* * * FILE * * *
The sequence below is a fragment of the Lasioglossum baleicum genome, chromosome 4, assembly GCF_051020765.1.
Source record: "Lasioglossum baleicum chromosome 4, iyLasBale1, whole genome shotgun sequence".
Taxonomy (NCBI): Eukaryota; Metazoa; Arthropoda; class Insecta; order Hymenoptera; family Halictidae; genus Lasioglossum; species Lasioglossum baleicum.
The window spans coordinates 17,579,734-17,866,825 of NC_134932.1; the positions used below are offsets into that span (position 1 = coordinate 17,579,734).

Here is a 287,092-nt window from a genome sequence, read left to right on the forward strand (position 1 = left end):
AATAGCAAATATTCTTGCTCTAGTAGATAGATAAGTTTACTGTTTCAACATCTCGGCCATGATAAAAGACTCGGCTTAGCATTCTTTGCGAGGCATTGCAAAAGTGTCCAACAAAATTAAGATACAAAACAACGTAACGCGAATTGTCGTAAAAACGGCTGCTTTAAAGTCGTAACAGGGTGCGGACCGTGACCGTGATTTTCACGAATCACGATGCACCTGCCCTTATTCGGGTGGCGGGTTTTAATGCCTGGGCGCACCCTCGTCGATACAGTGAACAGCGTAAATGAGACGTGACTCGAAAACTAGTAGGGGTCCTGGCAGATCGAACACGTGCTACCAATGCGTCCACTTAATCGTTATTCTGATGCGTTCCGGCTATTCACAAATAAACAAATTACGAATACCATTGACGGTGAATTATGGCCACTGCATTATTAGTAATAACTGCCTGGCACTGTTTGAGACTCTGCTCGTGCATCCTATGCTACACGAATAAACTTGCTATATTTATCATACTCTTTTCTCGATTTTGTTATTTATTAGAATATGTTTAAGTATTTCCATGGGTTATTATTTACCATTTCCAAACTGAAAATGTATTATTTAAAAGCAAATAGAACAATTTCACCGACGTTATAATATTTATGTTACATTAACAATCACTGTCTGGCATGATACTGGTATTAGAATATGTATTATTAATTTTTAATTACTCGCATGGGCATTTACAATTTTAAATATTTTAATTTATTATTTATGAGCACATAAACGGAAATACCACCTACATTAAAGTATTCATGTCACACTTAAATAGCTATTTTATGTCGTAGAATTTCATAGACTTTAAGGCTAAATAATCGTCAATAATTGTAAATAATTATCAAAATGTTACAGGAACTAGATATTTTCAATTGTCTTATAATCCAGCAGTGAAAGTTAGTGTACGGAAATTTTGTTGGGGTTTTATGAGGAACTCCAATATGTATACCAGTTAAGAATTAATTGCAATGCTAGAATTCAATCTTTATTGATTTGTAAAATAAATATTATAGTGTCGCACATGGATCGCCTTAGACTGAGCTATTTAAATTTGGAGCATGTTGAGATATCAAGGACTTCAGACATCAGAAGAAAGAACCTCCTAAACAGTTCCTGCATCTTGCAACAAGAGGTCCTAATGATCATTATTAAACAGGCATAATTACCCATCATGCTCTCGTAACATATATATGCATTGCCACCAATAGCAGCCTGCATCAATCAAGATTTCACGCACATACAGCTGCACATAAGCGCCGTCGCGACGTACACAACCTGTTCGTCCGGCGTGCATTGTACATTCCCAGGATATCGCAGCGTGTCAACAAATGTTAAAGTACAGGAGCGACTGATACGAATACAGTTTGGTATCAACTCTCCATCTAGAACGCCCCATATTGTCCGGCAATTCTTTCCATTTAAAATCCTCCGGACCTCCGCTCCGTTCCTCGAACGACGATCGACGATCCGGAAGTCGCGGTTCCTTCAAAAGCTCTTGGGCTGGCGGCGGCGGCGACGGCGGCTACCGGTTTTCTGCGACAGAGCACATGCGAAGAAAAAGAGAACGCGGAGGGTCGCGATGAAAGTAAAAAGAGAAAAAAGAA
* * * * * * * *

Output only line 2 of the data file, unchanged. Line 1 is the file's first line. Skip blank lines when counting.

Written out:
Source record: "Lasioglossum baleicum chromosome 4, iyLasBale1, whole genome shotgun sequence".